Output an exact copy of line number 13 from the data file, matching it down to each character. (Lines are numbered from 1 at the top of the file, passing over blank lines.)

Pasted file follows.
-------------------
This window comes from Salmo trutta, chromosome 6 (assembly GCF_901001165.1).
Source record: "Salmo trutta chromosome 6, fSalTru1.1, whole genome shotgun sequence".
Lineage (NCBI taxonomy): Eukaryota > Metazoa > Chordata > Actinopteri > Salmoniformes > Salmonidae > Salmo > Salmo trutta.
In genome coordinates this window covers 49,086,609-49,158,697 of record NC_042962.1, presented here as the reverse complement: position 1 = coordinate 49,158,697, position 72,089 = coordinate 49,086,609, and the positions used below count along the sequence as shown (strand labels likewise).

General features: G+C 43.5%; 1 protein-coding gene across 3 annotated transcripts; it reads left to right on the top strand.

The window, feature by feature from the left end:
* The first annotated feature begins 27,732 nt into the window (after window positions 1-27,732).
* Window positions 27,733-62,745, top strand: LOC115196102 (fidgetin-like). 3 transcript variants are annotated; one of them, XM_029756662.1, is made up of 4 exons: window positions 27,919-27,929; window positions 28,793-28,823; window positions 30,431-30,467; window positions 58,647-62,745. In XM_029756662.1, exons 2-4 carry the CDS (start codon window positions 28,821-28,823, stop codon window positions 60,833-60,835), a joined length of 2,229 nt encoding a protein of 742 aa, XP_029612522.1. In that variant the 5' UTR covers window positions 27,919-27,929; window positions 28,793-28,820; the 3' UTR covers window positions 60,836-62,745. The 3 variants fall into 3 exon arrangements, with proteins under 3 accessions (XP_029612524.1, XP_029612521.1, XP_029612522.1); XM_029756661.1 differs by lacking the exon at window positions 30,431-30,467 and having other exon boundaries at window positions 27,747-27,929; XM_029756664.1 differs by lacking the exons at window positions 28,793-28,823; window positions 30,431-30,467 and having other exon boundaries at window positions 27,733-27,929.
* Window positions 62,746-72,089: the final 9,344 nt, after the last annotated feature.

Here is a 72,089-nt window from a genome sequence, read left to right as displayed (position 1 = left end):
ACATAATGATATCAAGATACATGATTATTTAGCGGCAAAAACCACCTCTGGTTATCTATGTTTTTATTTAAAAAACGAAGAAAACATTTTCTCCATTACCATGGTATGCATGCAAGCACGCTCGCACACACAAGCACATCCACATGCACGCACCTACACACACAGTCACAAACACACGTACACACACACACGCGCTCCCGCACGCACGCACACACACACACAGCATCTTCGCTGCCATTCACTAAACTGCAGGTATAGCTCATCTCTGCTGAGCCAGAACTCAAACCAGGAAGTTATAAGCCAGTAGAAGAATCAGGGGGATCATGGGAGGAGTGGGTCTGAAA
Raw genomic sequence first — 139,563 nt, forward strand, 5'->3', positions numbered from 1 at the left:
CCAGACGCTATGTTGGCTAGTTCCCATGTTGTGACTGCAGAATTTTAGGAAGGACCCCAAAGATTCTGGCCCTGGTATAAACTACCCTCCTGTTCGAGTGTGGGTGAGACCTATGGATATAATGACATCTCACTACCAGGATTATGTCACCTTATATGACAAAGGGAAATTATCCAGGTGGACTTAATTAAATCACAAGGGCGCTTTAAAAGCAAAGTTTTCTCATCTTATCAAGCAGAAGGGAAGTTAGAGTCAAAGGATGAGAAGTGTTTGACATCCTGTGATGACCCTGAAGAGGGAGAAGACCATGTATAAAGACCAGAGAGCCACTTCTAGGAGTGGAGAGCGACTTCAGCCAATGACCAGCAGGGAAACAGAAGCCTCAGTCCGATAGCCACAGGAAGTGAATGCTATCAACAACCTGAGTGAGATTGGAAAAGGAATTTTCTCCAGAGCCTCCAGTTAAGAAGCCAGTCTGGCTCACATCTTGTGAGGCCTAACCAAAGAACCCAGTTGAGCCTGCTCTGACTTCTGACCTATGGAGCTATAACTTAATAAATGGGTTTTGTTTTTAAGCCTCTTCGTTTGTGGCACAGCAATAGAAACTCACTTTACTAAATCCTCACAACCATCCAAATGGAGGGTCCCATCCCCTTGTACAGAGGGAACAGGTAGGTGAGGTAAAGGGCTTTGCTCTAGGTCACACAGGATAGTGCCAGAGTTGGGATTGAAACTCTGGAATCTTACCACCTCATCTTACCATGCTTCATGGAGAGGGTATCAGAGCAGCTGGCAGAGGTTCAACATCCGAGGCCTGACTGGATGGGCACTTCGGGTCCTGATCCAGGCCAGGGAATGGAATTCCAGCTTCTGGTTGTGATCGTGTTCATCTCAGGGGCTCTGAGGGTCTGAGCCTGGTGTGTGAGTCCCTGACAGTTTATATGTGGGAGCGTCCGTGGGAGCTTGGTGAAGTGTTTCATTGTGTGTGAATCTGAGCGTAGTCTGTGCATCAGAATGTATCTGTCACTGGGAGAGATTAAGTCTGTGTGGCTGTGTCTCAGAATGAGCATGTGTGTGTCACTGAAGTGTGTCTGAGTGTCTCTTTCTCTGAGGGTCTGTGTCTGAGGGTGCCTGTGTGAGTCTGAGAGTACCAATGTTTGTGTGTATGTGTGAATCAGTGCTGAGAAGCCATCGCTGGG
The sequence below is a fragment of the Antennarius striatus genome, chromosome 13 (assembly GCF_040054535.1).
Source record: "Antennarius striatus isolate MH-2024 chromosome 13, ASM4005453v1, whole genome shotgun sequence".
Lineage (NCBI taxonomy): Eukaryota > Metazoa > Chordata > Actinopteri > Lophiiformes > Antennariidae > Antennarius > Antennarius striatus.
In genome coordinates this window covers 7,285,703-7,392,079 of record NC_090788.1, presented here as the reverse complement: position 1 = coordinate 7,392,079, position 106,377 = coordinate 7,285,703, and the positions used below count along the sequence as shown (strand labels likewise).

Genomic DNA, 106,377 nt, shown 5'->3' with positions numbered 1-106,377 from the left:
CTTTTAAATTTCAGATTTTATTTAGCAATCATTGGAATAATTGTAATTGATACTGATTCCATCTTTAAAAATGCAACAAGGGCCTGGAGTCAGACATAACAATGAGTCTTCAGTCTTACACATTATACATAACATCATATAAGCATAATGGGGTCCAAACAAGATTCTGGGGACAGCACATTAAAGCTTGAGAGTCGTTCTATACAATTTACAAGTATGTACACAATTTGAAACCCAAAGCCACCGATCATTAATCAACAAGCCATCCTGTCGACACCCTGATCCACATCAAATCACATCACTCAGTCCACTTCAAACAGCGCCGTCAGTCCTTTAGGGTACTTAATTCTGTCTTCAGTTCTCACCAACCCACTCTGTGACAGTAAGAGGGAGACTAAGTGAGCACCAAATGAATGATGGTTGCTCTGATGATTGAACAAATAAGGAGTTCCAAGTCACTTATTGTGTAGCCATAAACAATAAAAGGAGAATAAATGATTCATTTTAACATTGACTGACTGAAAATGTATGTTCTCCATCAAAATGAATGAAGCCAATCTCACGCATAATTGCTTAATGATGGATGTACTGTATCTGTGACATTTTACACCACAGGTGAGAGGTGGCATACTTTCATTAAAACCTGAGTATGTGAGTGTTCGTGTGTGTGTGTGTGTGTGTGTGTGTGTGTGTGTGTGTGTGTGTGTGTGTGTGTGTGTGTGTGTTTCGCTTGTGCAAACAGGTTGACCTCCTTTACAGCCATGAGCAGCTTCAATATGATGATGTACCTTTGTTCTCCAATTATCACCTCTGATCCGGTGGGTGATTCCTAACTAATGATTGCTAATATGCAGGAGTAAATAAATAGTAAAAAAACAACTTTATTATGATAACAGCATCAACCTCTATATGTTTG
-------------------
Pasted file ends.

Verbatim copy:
CCAGACGCTATGTTGGCTAGTTCCCATGTTGTGACTGCAGAATTTTAGGAAGGACCCCAAAGATTCTGGCCCTGGTATAAACTACCCTCCTGTTCGAGTGTGGGTGAGACCTATGGATATAATGACATCTCACTACCAGGATTATGTCACCTTATATGACAAAGGGAAATTATCCAGGTGGACTTAATTAAATCACAAGGGCGCTTTAAAAGCAAAGTTTTCTCATCTTATCAAGCAGAAGGGAAGTTAGAGTCAAAGGATGAGAAGTGTTTGACATCCTGTGATGACCCTGAAGAGGGAGAAGACCATGTATAAAGACCAGAGAGCCACTTCTAGGAGTGGAGAGCGACTTCAGCCAATGACCAGCAGGGAAACAGAAGCCTCAGTCCGATAGCCACAGGAAGTGAATGCTATCAACAACCTGAGTGAGATTGGAAAAGGAATTTTCTCCAGAGCCTCCAGTTAAGAAGCCAGTCTGGCTCACATCTTGTGAGGCCTAACCAAAGAACCCAGTTGAGCCTGCTCTGACTTCTGACCTATGGAGCTATAACTTAATAAATGGGTTTTGTTTTTAAGCCTCTTCGTTTGTGGCACAGCAATAGAAACTCACTTTACTAAATCCTCACAACCATCCAAATGGAGGGTCCCATCCCCTTGTACAGAGGGAACAGGTAGGTGAGGTAAAGGGCTTTGCTCTAGGTCACACAGGATAGTGCCAGAGTTGGGATTGAAACTCTGGAATCTTACCACCTCATCTTACCATGCTTCATGGAGAGGGTATCAGAGCAGCTGGCAGAGGTTCAACATCCGAGGCCTGACTGGATGGGCACTTCGGGTCCTGATCCAGGCCAGGGAATGGAATTCCAGCTTCTGGTTGTGATCGTGTTCATCTCAGGGGCTCTGAGGGTCTGAGCCTGGTGTGTGAGTCCCTGACAGTTTATATGTGGGAGCGTCCGTGGGAGCTTGGTGAAGTGTTTCATTGTGTGTGAATCTGAGCGTAGTCTGTGCATCAGAATGTATCTGTCACTGGGAGAGATTAAGTCTGTGTGGCTGTGTCTCAGAATGAGCATGTGTGTGTCACTGAAGTGTGTCTGAGTGTCTCTTTCTCTGAGGGTCTGTGTCTGAGGGTGCCTGTGTGAGTCTGAGAGTACCAATGTTTGTGTGTATGTGTGAATCAGTGCTGAGAAGCCATCGCTGGG